My mother sang in a folk group really a fancy name for a choir. We, as a family, attended folk group camp, with other families (as a great tangential note that is where I met my first best imaginary friend, Zork). I used to pilfer through my mother’s purse and played with anything I could find while she practiced singing with the other adults who all knew my name or at least knew me as Lynn’s little boy.

Those were the days my mother was happiest.

Those are the days we are all the happiest. When we’re surrounding by like minded, only slightly differing folks who share in the same activities and reflect the best of who we are. Those are the group activities that we look forward when work and (sadly yet truthfully) family seem to pull us away from our inner “oh!”

When my parents moved out of Wauwatosa to further west suburb my mother was smart enough and resourceful enough to find a new anchor. A new center. A new church.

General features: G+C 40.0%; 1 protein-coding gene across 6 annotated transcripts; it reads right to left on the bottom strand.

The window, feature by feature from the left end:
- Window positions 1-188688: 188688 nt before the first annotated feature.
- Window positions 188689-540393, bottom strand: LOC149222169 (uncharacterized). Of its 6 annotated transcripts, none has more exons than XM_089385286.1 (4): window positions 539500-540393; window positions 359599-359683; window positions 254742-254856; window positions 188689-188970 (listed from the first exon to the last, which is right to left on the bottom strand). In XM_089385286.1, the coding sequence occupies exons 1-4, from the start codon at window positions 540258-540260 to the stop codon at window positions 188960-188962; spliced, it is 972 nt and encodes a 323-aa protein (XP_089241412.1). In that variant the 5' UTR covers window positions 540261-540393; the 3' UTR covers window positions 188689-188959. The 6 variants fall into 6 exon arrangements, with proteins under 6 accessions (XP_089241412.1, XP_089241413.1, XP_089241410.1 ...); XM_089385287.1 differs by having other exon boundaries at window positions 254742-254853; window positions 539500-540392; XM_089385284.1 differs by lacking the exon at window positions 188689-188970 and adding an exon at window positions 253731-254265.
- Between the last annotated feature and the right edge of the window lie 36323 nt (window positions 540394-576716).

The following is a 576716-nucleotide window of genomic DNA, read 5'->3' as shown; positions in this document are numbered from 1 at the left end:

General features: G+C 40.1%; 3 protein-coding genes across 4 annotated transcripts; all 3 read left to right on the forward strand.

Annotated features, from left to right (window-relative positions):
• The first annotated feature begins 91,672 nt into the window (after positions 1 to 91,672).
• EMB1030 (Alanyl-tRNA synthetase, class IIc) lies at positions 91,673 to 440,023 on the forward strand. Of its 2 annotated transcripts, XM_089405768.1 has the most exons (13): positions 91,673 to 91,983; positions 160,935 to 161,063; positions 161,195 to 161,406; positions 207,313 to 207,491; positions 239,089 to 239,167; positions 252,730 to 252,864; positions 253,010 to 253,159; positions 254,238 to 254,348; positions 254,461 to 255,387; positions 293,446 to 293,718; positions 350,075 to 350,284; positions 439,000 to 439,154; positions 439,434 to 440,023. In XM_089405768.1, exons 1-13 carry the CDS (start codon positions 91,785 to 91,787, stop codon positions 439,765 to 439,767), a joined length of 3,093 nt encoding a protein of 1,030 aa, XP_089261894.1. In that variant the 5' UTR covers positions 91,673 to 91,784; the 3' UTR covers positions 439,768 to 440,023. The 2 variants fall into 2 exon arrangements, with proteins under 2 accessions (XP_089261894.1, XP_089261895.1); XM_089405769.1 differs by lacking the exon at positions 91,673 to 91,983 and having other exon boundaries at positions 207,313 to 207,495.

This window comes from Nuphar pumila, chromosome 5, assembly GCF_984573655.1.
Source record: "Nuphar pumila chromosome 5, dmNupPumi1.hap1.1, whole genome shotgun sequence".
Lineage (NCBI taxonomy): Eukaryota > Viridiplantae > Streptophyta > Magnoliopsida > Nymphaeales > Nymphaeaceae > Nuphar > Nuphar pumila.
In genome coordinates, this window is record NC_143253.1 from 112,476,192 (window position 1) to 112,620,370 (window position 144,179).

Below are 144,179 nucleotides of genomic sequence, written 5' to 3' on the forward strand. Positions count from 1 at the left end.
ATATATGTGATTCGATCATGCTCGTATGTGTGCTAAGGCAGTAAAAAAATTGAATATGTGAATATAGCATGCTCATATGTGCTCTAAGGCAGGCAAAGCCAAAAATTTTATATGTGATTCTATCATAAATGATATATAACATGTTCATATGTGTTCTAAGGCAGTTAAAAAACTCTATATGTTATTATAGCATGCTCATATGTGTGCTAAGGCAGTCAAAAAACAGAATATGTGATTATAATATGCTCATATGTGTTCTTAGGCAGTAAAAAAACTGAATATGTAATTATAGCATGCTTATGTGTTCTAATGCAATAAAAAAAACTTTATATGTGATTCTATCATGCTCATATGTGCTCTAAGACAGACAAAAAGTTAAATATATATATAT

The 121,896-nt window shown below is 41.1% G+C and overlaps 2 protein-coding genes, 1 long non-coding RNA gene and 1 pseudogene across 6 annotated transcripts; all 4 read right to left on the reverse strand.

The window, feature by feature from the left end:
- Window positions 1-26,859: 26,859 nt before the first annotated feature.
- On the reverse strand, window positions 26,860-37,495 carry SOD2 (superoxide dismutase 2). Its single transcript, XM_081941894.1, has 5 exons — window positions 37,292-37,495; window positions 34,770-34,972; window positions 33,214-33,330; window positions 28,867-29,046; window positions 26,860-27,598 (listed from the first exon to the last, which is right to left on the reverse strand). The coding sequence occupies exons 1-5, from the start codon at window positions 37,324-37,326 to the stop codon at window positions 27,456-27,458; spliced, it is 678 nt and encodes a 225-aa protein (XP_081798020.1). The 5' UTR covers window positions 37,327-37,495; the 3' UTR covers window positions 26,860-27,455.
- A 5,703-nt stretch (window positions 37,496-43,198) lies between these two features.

That last one was not metaphorical.

I am a part-time catholic.

This is title bestowed to me by others. In short I must be seen with a name tag which reads ‘Catholic’ and instead of waking up in the morning and punching in for a 16 hour shift, I punch in yearly at Easter and Christmas. I don’t punch in during lent as I’m often sinking my teeth deep into the flesh of a beast who chews cud, or who wallows in shit, or runs around the yard with no head. And it’s been a while since I’ve punched in on a weekly basis.

Other than that I do not know what it means to be part-time catholic since I don’t feel as if I stray to far away from the things I learned from attending catholic school for six years; and what I dug up from intense self-reflection from my confirmation retreat; and even what I learned from a brilliant formerly catholic priest who ‘retired’ from his religion because it wouldn’t let him marry.